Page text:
Wiring Christmas lights onto roof is similar to how many small businesses approach their marketing.
I used to do the whole Griswold Christmas light thing. My garden shed was stuffed to breaking point with rope lights, icicle lights, and blow mould lights … basically the entire stock lines of your average Christmas light store shoved in a 4m x 4m space.
I would start planning the designs in September, and then dedicate two whole weeks of full time work assembling the lighting displays across my property. I would carefully wind strings of lights up our massive trees and artistically arrange the lights and displays throughout the garden. (Why do we do Christmas lights? This post explains our reasons.)
The hardest part was always assembling the lights and displays on the roof of my double-story house. My roof display had Santa, sleighs, and many parcels as well as every tile covered with strings of thousands of brilliant LED light bulbs.
Roofs are not my favourite things, so I always left decorating them for last. Each year I would tentatively climb my way up the ladder rung by rung, and then have my young daughters pass me up boxes of lights and fixings.
Once I was on the roof, one of my kids would hold the mobile phone with 000 plugged in ready to call in case I fell off.
This particular year, I had been up on the roof for a few hours and was putting the finishing touches to the sleigh.
“Mum. M – uuuu — mmmm. It’s getting bit dark,” called a tiny voice from the ground.
“Yeh yeh. Just getting late in the day. Don’t bother me now. Santa isn’t sitting right!”
15 minutes later …
“Mum. M – uuuu — mmmm. I really think you need to look. It’s getting really really dark”
I had finished the sleigh and was now focussed on doing the tiles.
“I am busy right now. I will be done in 20 minutes and I will look then.”
15 minutes later …
“Mum. M – uuuu — mmmm. I’m scared. I think you need to get off the roof now.”
That made me stop!
I looked up.
The sky was a boiling angry deep green, swirled with ink black and shot through with constant lightning flashes. It looked like the four horsemen of the apocalypse were riding out in the front of the biggest supercell I had ever seen.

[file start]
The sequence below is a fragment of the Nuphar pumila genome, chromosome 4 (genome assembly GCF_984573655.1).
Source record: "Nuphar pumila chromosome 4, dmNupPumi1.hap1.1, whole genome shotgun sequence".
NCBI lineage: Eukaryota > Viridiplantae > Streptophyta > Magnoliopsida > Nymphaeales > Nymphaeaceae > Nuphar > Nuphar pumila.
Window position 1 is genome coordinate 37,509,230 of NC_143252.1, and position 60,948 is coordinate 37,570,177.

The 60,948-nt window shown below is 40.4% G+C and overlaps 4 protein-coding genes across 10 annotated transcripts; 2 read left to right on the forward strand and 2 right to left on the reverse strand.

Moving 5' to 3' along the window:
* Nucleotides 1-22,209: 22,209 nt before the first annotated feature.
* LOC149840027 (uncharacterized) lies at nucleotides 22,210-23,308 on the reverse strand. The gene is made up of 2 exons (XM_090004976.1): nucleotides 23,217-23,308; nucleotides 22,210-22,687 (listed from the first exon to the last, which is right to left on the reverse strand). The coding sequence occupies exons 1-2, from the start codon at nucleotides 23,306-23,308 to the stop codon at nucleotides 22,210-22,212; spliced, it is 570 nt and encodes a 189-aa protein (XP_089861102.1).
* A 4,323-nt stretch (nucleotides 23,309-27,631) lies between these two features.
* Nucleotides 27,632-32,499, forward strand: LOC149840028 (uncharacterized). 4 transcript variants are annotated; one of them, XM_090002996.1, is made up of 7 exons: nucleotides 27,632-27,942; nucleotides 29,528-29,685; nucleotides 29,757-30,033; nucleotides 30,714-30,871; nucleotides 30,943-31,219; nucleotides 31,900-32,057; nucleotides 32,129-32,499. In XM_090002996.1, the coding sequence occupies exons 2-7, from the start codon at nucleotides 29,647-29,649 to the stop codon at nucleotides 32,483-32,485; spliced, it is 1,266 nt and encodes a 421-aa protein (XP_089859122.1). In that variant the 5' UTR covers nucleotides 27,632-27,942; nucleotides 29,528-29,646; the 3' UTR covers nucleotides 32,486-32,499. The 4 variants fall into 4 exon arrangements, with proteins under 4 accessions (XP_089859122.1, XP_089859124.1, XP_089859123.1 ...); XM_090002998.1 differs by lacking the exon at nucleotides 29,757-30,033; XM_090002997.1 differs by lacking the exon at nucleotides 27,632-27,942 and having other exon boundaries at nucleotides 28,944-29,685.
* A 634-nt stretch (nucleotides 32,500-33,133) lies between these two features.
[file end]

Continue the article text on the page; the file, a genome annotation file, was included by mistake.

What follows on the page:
And there I was … on the top of my double storey roof … holding a large pointy wire framed Christmas tree. I could not have been more like a lightning rod if I tried.
I figured I had a whole 3 minutes before the storm struck, so I slid down the roof, barely touched my metal ladder on the way down and threw my girls and myself into the house.
Remember hearing about The Gap storms?
That was our storm and we were directly in the firing line of the worst storm to hit our area in decades.
Looking out through my windows, I saw neighbours roofs fly down the road and heard an ancient gum tree impale a house a few doors up. The wind and horizontal rain was so fierce that my front door was blown in and rain came in through the edges of the window frames.
After what seemed like hours the storm finally passed, and we joined our stunned neighbours to survey the damage.
Every house in the street … but ours … had roof damage.
Every house in the street … but ours … had water throughout their home.
Every house in the street … but ours … needed to be tarped.
Our house became the temporary dry haven for kids and pets that night while the parents all pitched in to help cover and repair the worst of the damage.
What of my Christmas lights?
Aside from Santa having a new windswept hairdo, all my lights on my roof were perfectly intact.
The lights on the trees in my garden did not fare as well. Unfortunately many of my trees were now horizontal and twisted as if a giant had decided to nip the buds off an errant bush. My garden displays were a mess of tangled wires, dashed dreams and lost investment.
Not surprisingly, we didn’t win the Christmas light competition that year.
And the point?
Many small businesses are like me wiring my roof lights. They focus on the task at hand, and despite repeated warnings, they don’t look up to see what is going on around them.
Small businesses without a solid online social media presence, or who have websites that have crappy content and out of date code fall into this category. Parts of the business may be able to survive a business storm, but other parts will be trashed.
This Christmas, as you enjoy your neighbourhood light displays, take each twinkling roof as a sign to think about your business, and where you might want to do things differently.
Which approaching storms are you choosing not to see? Is it time to rethink your online strategy?